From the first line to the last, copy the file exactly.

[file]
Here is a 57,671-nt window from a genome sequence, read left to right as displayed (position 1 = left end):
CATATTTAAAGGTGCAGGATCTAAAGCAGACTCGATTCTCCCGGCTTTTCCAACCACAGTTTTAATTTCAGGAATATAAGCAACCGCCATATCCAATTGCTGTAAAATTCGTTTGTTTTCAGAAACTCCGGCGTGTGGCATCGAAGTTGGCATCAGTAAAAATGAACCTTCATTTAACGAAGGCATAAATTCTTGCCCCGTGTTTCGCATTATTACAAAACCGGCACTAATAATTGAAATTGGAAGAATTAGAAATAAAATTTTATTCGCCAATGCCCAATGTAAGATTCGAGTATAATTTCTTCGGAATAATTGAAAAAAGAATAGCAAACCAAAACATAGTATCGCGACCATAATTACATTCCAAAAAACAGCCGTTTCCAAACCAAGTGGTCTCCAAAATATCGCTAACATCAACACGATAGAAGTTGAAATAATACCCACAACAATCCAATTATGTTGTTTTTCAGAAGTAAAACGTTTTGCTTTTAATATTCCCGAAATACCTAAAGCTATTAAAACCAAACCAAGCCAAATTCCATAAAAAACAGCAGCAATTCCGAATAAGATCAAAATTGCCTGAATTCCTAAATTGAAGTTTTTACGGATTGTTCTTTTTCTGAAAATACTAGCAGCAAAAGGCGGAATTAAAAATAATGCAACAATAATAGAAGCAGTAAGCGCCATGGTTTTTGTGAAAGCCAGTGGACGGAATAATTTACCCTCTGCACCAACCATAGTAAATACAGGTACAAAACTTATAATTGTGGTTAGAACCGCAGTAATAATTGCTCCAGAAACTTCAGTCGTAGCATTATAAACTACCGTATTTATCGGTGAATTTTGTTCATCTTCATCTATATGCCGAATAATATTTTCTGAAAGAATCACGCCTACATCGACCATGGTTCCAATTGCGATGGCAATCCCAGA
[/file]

Here is a 57,671-nt window from a genome sequence, read left to right as displayed (position 1 = left end):
CATATTTAAAGGTGCAGGATCTAAAGCAGACTCGATTCTCCCGGCTTTTCCAACCACAGTTTTAATTTCAGGAATATAAGCAACCGCCATATCCAATTGCTGTAAAATTCGTTTGTTTTCAGAAACTCCGGCGTGTGGCATCGAAGTTGGCATCAGTAAAAATGAACCTTCATTTAACGAAGGCATAAATTCTTGCCCCGTGTTTCGCATTATTACAAAACCGGCACTAATAATTGAAATTGGAAGAATTAGAAATAAAATTTTATTCGCCAATGCCCAATGTAAGATTCGAGTATAATTTCTTCGGAATAATTGAAAAAAGAATAGCAAACCAAAACATAGTATCGCGACCATAATTACATTCCAAAAAACAGCCGTTTCCAAACCAAGTGGTCTCCAAAATATCGCTAACATCAACACGATAGAAGTTGAAATAATACCCACAACAATCCAATTATGTTGTTTTTCAGAAGTAAAACGTTTTGCTTTTAATATTCCCGAAATACCTAAAGCTATTAAAACCAAACCAAGCCAAATTCCATAAAAAACAGCAGCAATTCCGAATAAGATCAAAATTGCCTGAATTCCTAAATTGAAGTTTTTACGGATTGTTCTTTTTCTGAAAATACTAGCAGCAAAAGGCGGAATTAAAAATAATGCAACAATAATAGAAGCAGTAAGCGCCATGGTTTTTGTGAAAGCCAGTGGACGGAATAATTTACCCTCTGCACCAACCATAGTAAATACAGGTACAAAACTTATAATTGTGGTTAGAACCGCAGTAATAATTGCTCCAGAAACTTCAGTCGTAGCATTATAAACTACCGTATTTATCGGTGAATTTTGTTCATCTTCATCTATATGCCGAATAATATTTTCTGAAAGAATCACGCCTACATCGACCATGGTTCCAATTGCGATGGCAATCCCAGA